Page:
Ice Diving – The bare facts

Diver in Deco

NOTE: While the events portrayed in this article are true, the names have been withheld to protect the semi-guilty!

by Jeffrey Bozanic, TDI 33

I had been down on the Ice for 3 months. That already seemed like a long time, and a few of my already loose screws were getting even looser. But I was in good company. After a couple of months, everyone starts going a little stir crazy.

Oh… “the Ice” means Antarctica. I was there serving as the Dive Locker Technician, and about halfway through my second season there. My duties were to keep equipment operational for the scientists diving there, check out the new incoming scientific divers and orient them to dive operations in the U.S. Antarctic Program, and participate in scientific dives as needed. I also was allowed to conduct some of my own [legitimate] research. This experience did not qualify…ouch!

At the time a good friend of mine had been a long time diving instructor in the Caribbean. He had also done several saturation dives in the Hydrolab, the NOAA owned underwater habitat managed by The West Indies Laboratory of Fairleigh Dickenson University stationed in St. Croix, U.S. Virgin Islands. It was an underwater habitat, where scientists would saturate for week-long periods, spending hours conducting research in the 82oF (28C) water surrounding the habitat. A somewhat more hospitable environment to oversee dive operations than the 28.6oF (-2C) water and average -20oF (-29C) air temperatures in which I was working. I had previously asked my friend to join me on a planned Antarctic saturation mission. He had replied something to the effect of, “Are you #^$&ing crazy? It’s too damn cold there!”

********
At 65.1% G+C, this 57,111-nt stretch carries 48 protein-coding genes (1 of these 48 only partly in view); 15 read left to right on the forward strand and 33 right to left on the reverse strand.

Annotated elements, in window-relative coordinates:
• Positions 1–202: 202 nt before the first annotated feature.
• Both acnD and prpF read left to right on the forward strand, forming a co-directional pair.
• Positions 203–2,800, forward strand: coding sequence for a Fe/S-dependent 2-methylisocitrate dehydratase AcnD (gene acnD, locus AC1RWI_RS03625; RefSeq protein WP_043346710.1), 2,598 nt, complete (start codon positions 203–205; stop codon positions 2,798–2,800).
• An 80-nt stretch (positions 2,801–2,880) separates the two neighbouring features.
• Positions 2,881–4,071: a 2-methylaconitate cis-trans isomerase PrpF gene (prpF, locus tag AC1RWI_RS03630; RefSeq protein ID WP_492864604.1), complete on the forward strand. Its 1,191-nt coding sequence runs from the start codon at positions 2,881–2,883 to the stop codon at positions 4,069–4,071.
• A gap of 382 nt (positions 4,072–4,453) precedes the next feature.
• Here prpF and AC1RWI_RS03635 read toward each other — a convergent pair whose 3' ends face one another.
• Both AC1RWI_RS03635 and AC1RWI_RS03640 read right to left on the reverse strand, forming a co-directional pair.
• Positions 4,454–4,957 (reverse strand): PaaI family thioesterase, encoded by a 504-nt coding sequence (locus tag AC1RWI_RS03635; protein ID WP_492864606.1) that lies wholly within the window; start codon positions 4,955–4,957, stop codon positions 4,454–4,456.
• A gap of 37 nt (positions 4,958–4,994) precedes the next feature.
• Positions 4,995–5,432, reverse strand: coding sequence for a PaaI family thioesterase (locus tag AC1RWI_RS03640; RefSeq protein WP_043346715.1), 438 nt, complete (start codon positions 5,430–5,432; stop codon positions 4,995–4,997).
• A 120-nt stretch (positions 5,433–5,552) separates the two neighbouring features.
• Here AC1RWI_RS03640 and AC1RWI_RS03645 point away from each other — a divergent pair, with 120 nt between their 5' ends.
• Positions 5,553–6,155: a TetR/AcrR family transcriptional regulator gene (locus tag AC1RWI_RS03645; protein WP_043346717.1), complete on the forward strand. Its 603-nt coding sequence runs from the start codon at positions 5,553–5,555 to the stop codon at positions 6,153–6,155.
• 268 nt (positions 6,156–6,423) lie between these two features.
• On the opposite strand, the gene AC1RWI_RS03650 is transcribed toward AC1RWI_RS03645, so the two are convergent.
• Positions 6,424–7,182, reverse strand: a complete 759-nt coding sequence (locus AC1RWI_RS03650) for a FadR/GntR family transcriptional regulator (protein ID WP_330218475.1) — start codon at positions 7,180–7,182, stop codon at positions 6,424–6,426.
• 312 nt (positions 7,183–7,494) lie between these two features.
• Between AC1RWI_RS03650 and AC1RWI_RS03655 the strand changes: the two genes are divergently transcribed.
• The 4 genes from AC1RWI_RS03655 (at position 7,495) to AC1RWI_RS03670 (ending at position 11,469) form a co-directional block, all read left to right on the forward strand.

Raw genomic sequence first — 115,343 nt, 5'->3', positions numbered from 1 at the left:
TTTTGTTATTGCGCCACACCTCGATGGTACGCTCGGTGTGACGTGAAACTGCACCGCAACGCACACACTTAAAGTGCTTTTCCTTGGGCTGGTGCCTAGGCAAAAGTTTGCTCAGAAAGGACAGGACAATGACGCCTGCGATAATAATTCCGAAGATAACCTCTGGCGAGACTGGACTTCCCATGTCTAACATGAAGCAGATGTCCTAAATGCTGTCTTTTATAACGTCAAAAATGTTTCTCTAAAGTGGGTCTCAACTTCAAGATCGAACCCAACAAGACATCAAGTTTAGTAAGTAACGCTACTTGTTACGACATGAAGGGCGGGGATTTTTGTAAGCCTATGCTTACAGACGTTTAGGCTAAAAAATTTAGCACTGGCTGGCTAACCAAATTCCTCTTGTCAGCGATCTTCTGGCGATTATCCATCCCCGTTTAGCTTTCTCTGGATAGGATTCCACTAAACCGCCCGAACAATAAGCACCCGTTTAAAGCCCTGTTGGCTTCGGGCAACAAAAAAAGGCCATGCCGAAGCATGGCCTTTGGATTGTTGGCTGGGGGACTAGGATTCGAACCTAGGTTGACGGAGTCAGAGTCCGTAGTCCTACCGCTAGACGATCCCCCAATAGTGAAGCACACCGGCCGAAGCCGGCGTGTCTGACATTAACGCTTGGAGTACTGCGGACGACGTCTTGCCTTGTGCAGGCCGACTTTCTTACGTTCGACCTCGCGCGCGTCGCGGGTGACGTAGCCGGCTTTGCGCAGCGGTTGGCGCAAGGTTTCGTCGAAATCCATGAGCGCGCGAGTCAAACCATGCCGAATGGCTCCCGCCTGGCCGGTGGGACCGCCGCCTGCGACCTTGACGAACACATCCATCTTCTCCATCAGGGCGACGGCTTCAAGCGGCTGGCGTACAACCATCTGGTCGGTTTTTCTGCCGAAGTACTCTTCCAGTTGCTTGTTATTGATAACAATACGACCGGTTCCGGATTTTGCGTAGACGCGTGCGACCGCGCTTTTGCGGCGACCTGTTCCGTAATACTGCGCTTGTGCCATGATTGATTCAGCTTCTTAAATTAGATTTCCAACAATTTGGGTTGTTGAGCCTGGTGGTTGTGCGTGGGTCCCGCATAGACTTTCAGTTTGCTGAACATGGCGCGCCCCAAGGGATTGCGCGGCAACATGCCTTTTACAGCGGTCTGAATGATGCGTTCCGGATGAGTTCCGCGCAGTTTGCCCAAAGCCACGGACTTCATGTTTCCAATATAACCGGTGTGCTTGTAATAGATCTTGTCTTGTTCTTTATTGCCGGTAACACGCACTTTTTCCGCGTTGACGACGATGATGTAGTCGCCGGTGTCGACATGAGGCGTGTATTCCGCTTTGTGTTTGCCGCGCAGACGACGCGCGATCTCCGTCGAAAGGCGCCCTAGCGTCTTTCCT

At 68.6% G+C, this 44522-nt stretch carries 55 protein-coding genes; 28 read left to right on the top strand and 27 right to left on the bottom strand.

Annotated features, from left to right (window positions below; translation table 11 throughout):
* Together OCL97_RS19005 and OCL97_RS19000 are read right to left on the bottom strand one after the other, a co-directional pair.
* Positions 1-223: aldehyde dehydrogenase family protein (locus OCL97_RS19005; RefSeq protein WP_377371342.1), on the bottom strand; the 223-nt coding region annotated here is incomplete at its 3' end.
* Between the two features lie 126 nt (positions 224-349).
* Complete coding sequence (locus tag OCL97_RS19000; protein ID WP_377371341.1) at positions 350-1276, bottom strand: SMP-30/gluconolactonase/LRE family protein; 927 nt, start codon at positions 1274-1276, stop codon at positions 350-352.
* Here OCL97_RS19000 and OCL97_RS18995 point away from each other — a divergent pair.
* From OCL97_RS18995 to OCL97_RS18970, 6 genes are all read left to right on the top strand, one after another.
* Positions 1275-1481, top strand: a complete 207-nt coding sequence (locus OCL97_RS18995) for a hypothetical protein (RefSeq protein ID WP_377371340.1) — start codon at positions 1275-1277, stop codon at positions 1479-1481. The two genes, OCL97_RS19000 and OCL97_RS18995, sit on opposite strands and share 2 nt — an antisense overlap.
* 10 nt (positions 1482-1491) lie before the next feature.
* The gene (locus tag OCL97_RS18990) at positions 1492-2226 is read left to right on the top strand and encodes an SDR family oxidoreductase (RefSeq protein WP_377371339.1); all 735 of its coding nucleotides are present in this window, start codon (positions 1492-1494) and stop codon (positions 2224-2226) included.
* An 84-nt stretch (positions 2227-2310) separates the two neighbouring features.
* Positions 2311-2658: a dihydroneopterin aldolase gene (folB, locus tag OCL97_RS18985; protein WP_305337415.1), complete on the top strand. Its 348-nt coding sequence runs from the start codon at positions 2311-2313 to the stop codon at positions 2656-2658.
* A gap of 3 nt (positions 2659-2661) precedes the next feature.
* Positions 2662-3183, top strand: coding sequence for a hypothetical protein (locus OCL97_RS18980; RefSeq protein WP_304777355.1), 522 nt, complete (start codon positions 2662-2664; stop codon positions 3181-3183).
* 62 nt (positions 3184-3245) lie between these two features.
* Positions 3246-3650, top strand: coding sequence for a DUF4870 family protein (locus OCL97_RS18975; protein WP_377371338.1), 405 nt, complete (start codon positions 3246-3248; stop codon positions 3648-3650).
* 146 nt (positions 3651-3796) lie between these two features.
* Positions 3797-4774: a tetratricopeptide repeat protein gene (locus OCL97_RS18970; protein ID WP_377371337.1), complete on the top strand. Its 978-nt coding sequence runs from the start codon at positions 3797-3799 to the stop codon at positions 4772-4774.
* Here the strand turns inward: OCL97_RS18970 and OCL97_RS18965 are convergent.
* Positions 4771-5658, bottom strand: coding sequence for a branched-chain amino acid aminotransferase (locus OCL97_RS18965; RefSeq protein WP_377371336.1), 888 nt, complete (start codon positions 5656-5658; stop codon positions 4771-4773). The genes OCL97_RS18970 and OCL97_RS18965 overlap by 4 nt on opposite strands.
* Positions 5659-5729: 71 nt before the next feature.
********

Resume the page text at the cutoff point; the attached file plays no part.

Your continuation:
Knowing how isolated it was down on the Ice (these were the days before the station had ample data bandwidth for telephone calls, Internet access, or other communication) he decided to help out by sending me a cheerful photograph of him diving the warm waters of the Caribbean. Naked. With two gorgeous women equally attired, one in each arm. On the back he had inscribed one piece of advice for me… “Eat your heart out, Bozanic!” (I’d send the photograph, but this is not that kind of website!).

Oh, what are friends for??

I could not let him get away unscathed. So I decided I would one-up him, sending him a picture of me under the ice… also naked.

My friend “Diver X” and I planned the dive carefully. We would conduct the scientific dive and complete the objectives we needed to for the day. Then I would climb out and get out of my dry suit, while he waited for me on the surface. When I was ready, he would descend down the hole, below the seven foot thick sea ice, and get ready for me to make a brief (and very short) appearance. Finally, all was set.

Diver X dropped through the hole with the Nikonos camera, and prepared to take the picture. I stripped down to my birthday suit, donned a pair of fins, a mask, and a scuba tank. I then sat there staring at the water, bits of ice bobbing on the surface, thinking, “I have a perfectly good dry suit right there, and I’m about to do WHAT?!” Too much thinking… so I jumped.

It was “take your breath away” cold. No. Colder! I have never breathed so fast in my life. I’m guessing my surface air consumption (SAC) rate must have been at least 10 or 12 cfm (compared to my typical 0.5 cfm). All I was thinking was, “I want OUT!” So I sank down about 10 feet, and waited for X to snap my picture. I had to fend myself off the ice ceiling, because with my rapid breathing I kept floating up. The ice hole was positioned behind me, exactly where we wanted it. He brought the camera up to his mask to take the shot… and then lowered it again to set the focus!

“What the f*&^%k are you doing??” was all I could think. I stayed there, my body burning with the cold. After what seemed like eons, but was probably only 30 seconds or so, X raised the camera to his mask again… only to bring it back down to change the F-stop.